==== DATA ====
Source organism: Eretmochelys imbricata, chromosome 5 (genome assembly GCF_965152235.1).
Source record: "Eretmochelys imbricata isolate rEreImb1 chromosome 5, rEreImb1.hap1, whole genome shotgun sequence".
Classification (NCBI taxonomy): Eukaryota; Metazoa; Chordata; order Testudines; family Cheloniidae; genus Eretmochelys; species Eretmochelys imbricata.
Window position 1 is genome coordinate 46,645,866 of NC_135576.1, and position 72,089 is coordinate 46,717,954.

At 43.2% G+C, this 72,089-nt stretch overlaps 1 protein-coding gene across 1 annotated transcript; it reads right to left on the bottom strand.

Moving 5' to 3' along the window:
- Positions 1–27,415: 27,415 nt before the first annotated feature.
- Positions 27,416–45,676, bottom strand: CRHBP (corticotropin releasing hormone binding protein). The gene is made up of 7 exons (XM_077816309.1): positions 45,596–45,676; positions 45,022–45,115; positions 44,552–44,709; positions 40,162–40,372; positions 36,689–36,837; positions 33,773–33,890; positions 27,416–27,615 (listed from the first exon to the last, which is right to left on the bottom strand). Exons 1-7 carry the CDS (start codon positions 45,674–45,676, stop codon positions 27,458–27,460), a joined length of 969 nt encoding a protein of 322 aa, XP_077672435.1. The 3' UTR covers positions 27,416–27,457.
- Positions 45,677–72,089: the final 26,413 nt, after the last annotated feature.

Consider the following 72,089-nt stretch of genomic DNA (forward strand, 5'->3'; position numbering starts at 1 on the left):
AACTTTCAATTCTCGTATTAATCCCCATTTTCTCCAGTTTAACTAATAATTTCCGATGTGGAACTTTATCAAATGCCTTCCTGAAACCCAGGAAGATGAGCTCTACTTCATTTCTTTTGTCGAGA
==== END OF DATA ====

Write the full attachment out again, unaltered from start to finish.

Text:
Source organism: Eretmochelys imbricata, chromosome 5 (genome assembly GCF_965152235.1).
Source record: "Eretmochelys imbricata isolate rEreImb1 chromosome 5, rEreImb1.hap1, whole genome shotgun sequence".
Classification (NCBI taxonomy): Eukaryota; Metazoa; Chordata; order Testudines; family Cheloniidae; genus Eretmochelys; species Eretmochelys imbricata.
Window position 1 is genome coordinate 46,645,866 of NC_135576.1, and position 72,089 is coordinate 46,717,954.

At 43.2% G+C, this 72,089-nt stretch overlaps 1 protein-coding gene across 1 annotated transcript; it reads right to left on the bottom strand.

Moving 5' to 3' along the window:
- Positions 1–27,415: 27,415 nt before the first annotated feature.
- Positions 27,416–45,676, bottom strand: CRHBP (corticotropin releasing hormone binding protein). The gene is made up of 7 exons (XM_077816309.1): positions 45,596–45,676; positions 45,022–45,115; positions 44,552–44,709; positions 40,162–40,372; positions 36,689–36,837; positions 33,773–33,890; positions 27,416–27,615 (listed from the first exon to the last, which is right to left on the bottom strand). Exons 1-7 carry the CDS (start codon positions 45,674–45,676, stop codon positions 27,458–27,460), a joined length of 969 nt encoding a protein of 322 aa, XP_077672435.1. The 3' UTR covers positions 27,416–27,457.
- Positions 45,677–72,089: the final 26,413 nt, after the last annotated feature.

Consider the following 72,089-nt stretch of genomic DNA (forward strand, 5'->3'; position numbering starts at 1 on the left):
AACTTTCAATTCTCGTATTAATCCCCATTTTCTCCAGTTTAACTAATAATTTCCGATGTGGAACTTTATCAAATGCCTTCCTGAAACCCAGGAAGATGAGCTCTACTTCATTTCTTTTGTCGAGA